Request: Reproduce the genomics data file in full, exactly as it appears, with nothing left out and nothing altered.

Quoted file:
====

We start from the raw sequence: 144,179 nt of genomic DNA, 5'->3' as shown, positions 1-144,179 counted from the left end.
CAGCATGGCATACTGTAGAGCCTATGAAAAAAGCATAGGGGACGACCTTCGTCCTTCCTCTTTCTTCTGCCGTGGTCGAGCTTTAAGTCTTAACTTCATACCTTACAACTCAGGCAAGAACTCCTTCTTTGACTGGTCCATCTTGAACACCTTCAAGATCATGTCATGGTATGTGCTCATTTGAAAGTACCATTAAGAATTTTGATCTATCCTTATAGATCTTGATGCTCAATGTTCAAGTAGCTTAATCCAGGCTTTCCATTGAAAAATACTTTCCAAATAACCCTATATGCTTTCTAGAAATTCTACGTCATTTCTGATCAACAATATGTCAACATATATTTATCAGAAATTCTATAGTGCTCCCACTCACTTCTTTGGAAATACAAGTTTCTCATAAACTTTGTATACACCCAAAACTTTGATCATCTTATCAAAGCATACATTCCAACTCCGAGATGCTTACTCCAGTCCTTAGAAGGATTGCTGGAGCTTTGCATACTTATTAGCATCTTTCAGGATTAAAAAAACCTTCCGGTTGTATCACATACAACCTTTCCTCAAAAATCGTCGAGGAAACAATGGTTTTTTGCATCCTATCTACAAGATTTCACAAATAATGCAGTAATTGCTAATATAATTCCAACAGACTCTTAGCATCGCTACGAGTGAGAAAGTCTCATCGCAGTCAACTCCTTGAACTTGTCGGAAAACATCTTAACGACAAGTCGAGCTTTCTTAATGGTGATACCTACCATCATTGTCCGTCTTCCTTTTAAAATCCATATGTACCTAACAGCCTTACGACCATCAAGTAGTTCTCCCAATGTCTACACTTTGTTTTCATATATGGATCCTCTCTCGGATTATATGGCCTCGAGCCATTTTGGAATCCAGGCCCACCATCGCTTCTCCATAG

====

We start from the raw sequence: 144,179 nt of genomic DNA, 5'->3' as shown, positions 1-144,179 counted from the left end.
CAGCATGGCATACTGTAGAGCCTATGAAAAAAGCATAGGGGACGACCTTCGTCCTTCCTCTTTCTTCTGCCGTGGTCGAGCTTTAAGTCTTAACTTCATACCTTACAACTCAGGCAAGAACTCCTTCTTTGACTGGTCCATCTTGAACACCTTCAAGATCATGTCATGGTATGTGCTCATTTGAAAGTACCATTAAGAATTTTGATCTATCCTTATAGATCTTGATGCTCAATGTTCAAGTAGCTTAATCCAGGCTTTCCATTGAAAAATACTTTCCAAATAACCCTATATGCTTTCTAGAAATTCTACGTCATTTCTGATCAACAATATGTCAACATATATTTATCAGAAATTCTATAGTGCTCCCACTCACTTCTTTGGAAATACAAGTTTCTCATAAACTTTGTATACACCCAAAACTTTGATCATCTTATCAAAGCATACATTCCAACTCCGAGATGCTTACTCCAGTCCTTAGAAGGATTGCTGGAGCTTTGCATACTTATTAGCATCTTTCAGGATTAAAAAAACCTTCCGGTTGTATCACATACAACCTTTCCTCAAAAATCGTCGAGGAAACAATGGTTTTTTGCATCCTATCTACAAGATTTCACAAATAATGCAGTAATTGCTAATATAATTCCAACAGACTCTTAGCATCGCTACGAGTGAGAAAGTCTCATCGCAGTCAACTCCTTGAACTTGTCGGAAAACATCTTAACGACAAGTCGAGCTTTCTTAATGGTGATACCTACCATCATTGTCCGTCTTCCTTTTAAAATCCATATGTACCTAACAGCCTTACGACCATCAAGTAGTTCTCCCAATGTCTACACTTTGTTTTCATATATGGATCCTCTCTCGGATTATATGGCCTCGAGCCATTTTGGAATCCAGGCCCACCATCGCTTCTCCATAG